Friday, December 5, 2014

Calling All Writers: Why Aren't You Using Scrivener Yet?

by Sara N.

Don't you love it when something is as good as promised?
Following a monthlong trial, I've determined that the writing software Scrivener is, in fact, the game-changing, writer-friendly wonder program it was rumored to be.

As I told you all at the beginning of November, I took advantage of Scrivener's free trial during National Novel Writing Month and used it to knock out my 50,000 words. I was skeptical at first, in large part because before I could type a word, I had to walk through a lengthy, head-spinning tutorial demonstrating all of the program's bells and whistles. It was daunting, and I thought at the time, "I will never use all of this stuff. I should just stick with Word."

I was both right and wrong. After a month of use, I haven't tapped into even a fraction of what this program can do. But lemme tell ya, what I have figure out how to use has been so incredibly useful that I took advantage of Scrivener's promotion for NaNoWriMo winners and bought the program for 50 percent off.

And now I'm going to convince all of the writers out there why you should pony up the $45 ($5 less for PCs) for the program, even without a discount code: Scrivener is an organizational dream.

The program lets you write in chunks and organize your work into folders. Your folders can be chapters, characters, plot threads, whatever you choose. You can name them what you want, drag and drop them where they need to go, and easily search them. Last year during NaNoWriMo, I discovered how hard it is for me to keep track of timelines and when things happen in the story. I solved that problem this year by making each folder roughly a chapter, but labeling those chapters with the time period they cover. This worked for me, but it's so flexible that you can customize it for your own labeling needs.

Searching is easier, too. In the past when wanting to refer back to a previous reference on longer documents, I had to Command-F and hope I remembered the proper word combination for whatever I needed. Here, I can generally locate it more quickly because the story's broken into labeled, bite-sized pieces. And there's a search function, too, of course.

The bottom of the lefthand bar also has folders you can create for your characters so you can compile their first and last names, eye color, height, alma mater, mom's nationality, whatever. It's a lifesaver as a quick reference for supporting characters, especially. (Lemme tell ya, this is something George R.R. Martin could really use. I saw him speak a few years ago, and I asked him how he keeps track of things like character eye color, and he said he really doesn't and always has to look it up, which is part of the reasons he writes so slowly. Try this program, George! You heard it here first!) That same area also has a spot for you to save research, articles, reference documents and so forth so you don't have to open a new program or break your stride if you're on a roll. Oh, and it automatically saves a backup when you close out of the program.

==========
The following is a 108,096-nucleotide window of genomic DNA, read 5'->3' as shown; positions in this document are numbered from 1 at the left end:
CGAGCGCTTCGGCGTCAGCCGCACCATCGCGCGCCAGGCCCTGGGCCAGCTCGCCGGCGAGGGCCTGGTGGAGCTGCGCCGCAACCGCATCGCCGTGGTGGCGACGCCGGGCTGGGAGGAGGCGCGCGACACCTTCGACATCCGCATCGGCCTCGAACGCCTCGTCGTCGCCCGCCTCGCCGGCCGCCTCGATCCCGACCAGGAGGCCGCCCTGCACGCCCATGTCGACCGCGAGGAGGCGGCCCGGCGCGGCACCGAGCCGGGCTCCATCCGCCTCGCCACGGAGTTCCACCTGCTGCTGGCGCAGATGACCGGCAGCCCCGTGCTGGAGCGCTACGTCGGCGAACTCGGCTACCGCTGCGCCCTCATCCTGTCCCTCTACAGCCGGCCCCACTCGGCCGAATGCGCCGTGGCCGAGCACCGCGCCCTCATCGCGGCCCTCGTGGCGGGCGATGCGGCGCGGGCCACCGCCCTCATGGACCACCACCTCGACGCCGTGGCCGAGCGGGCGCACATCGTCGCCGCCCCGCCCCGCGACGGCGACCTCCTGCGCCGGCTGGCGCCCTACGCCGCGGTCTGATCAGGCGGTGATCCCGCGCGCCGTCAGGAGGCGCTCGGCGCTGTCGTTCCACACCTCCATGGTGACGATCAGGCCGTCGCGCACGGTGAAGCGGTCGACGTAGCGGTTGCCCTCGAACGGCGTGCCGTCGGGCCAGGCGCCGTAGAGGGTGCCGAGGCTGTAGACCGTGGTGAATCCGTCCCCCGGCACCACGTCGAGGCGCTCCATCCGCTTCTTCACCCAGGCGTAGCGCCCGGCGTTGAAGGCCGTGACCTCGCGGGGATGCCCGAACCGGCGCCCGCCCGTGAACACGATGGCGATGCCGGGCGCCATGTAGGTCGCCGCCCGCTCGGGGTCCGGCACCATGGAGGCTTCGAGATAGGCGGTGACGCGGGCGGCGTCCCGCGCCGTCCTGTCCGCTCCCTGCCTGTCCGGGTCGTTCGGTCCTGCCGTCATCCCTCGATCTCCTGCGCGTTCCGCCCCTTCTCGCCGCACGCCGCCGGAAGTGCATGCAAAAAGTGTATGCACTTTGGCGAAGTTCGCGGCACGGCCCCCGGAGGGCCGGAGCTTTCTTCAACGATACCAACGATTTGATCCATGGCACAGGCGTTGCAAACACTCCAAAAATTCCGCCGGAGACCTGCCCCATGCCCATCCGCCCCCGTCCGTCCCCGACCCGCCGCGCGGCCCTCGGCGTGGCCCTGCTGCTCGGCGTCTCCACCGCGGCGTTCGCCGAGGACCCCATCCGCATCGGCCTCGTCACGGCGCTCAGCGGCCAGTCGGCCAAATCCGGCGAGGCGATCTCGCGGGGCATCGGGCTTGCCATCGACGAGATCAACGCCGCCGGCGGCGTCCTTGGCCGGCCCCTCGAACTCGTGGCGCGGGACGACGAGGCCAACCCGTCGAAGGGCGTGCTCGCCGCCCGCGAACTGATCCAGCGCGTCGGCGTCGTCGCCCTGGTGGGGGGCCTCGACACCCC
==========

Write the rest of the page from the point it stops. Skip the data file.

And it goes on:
This is just scratching the surface of what Scrivener can do, and now that I've met the Nov. 30 deadline, I can slow down and explore the other tools, of which there are many. I'm tickled by the corkboard function that offers a different approach to visualizing how the book flows. The different colored pins indicate whose POV each chapter is, although you could have different colors stand for any signifier you choose by customizing it. (I'm writing a contemporary romance novel, so pink is her, blue is him, green is both. No, I have not chosen to buck hegemony with these color choices. Deal with it.)

Scrivener's potential is hugely exciting for other types of writing, too. I'm an academic, and I conduct research, write scholarly articles on the results, and submit them for publication. What could I do with separate folders for the literature review, methods, results, discussion, and conclusion, plus a place to stick citation articles and charts and graphs for easy referral? I'm giddy with the possibilities! In addition, my husband's an attorney, and Scrivener will be an enormous help when he writes appellate briefs, again because of the ease of storing research, chunking your work, focusing on one element at a time, searching for what you've already done, and reorganizing when necessary.

Long story short: If you're a writer of lengthier projects, Scrivener is worth it. Absolutely, without a doubt worth it. If you want to give it a spin yourself, you can download it for a 30-day trial. That's probably all it will take to convince you to buy it for keeps.

Now if you'll excuse me, I need to boot up my copy of Scrivener. I'm still tweaking my book.
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